= Emerging. More than 5 years before clinical availability. (16.60%, 2024)
= Expected to be clinically available in 1 to 4 years. (37.02%, 2024)
= Clinically available now. (46.38%, 2024)
MSACL 2024 : Ford

MSACL 2024 Abstract

Self-Classified Topic Area(s): Imaging > Imaging > none

Podium Presentation in De Anza 1 on Thursday at 10:30 (Chair: Ruben Y. Luo / Keziah Liebenberg)

15 Years of iKnife; Applications, Advances, and Breakthroughs

Lauren Ford, Daniel Simon, Zoltan Takats
Department of Metabolism, Digestion and Reproduction, Imperial College London

Lauren Ford, BSc (Hons), PhD (Presenter)
Imperial College London

Presenter Bio: I am an early career researcher and have a background in materials chemistry, having studied for a PhD between the School of Chemistry and the School of Design at the University of Leeds I have experience in polymer technology, physical adsorption theory and purification. I am interested in using these skills to aid detection of disease using mass spectrometry detection. Since joining Imperial in 2019 I have been working as a post-doctoral research associate in the department of Surgery and Cancer, working on the iEndoscope project. This project utilised ambient ionisation mass spectrometry and allowed me to gain critical experience of ambient MS for early cancer detection.


In cancer surgery, tumour resection is often planned using medical imaging based on their anatomical location and diagnosis. However, even with the help of imaging 30% of breast and 12% colorectal cancers have compromised resection margins. Furthermore, pre-operative imaging is prone to under-staging of disease, leading surgeons to remove previously unrecognised advanced disease, resulting in an unmet need for tissue characterisation in interoperative decision making.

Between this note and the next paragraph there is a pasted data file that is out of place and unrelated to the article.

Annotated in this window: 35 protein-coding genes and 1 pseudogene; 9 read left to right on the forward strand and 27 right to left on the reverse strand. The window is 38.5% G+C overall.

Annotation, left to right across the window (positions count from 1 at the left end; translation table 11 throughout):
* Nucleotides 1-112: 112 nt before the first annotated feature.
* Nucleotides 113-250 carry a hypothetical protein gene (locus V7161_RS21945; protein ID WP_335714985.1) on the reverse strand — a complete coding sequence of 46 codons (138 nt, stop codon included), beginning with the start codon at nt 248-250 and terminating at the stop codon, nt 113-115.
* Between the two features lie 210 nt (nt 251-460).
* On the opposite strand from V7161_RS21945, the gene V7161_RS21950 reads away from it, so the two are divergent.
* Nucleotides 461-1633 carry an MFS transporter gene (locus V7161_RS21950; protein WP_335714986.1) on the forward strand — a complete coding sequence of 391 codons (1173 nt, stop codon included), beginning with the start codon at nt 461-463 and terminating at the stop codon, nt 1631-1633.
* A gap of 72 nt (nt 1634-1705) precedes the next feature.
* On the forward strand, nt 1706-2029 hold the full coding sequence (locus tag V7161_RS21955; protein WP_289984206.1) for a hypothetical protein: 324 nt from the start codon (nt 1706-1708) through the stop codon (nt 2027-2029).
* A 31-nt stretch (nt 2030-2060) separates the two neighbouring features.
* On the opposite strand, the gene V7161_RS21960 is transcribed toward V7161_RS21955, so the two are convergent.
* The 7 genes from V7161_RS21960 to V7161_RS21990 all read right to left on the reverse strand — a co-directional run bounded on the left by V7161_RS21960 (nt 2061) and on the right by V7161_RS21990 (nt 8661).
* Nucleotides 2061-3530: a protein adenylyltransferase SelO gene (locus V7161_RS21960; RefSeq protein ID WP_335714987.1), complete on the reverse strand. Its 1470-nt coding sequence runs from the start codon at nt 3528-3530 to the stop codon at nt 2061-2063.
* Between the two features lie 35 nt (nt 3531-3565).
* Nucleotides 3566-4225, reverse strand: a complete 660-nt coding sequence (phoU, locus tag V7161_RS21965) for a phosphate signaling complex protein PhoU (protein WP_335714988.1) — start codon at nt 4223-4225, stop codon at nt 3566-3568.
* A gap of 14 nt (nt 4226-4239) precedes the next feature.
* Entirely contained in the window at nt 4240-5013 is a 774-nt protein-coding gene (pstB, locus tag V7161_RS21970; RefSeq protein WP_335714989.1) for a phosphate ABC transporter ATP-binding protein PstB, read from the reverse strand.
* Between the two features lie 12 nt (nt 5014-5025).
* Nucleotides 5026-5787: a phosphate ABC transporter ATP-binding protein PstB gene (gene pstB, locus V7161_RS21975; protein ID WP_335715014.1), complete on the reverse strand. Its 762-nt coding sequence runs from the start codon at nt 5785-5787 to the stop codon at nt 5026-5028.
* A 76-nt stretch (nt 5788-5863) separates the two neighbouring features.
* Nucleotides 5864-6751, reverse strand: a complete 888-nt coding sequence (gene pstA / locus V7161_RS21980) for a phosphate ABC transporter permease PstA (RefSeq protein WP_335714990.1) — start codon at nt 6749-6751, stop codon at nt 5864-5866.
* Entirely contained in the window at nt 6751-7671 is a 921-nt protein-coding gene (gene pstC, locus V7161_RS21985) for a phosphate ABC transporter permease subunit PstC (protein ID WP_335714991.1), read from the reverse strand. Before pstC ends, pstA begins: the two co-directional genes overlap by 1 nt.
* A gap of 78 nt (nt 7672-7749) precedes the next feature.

DESI-MS imaging and molecular phenotyping displays the inherent metabolic differences in tissue type and even sub-types. It was recognised that developing this technology for clinical adoption into surgery would improve surgical stratification and have the potential to revolutionise cancer patient care. For this to happen, the technology needs to provide real-time feedback and fit into the time constraints of a typical procedure.

Observation of many surgical procedures revealed that excision of tissue is often performed using diathermy tools. These tools cut by generating electric current to heat or thermally ablate the tissue while creating a plume of aerosol which contains metabolites representative of the underlying biology. Analysing this surgical aerosol by MS allows the real time chemical characterisation and histological identification of tissue. This development – commonly known as iKnife – is particularly exciting because it fits into the standard surgical workflow without the need to change the course of the intervention (which is the case in other tools such as interoperative MRI). Building aerosol extraction directly into the surgical tool adds additional function and creates a minimal acceptance barrier for clinicians to use.

Evolution of surgery has led to increased use of robotics and minimally invasive procedures, resulting in a loss of tactile sensing of tumour edges and enhancing the need for better sensing technology to detect margins intraoperatively. The iknife fills this need and is able to evolve with the surgical advancements, with applications coupled to a number of surgical tools such as: diathermy, bipolar forceps, laser ablation, harmonic, Versajet, endoscopy and surgical robots (DaVinci). With this, embedding surgical navigation and computational assisted surgery will enhance capabilities even further.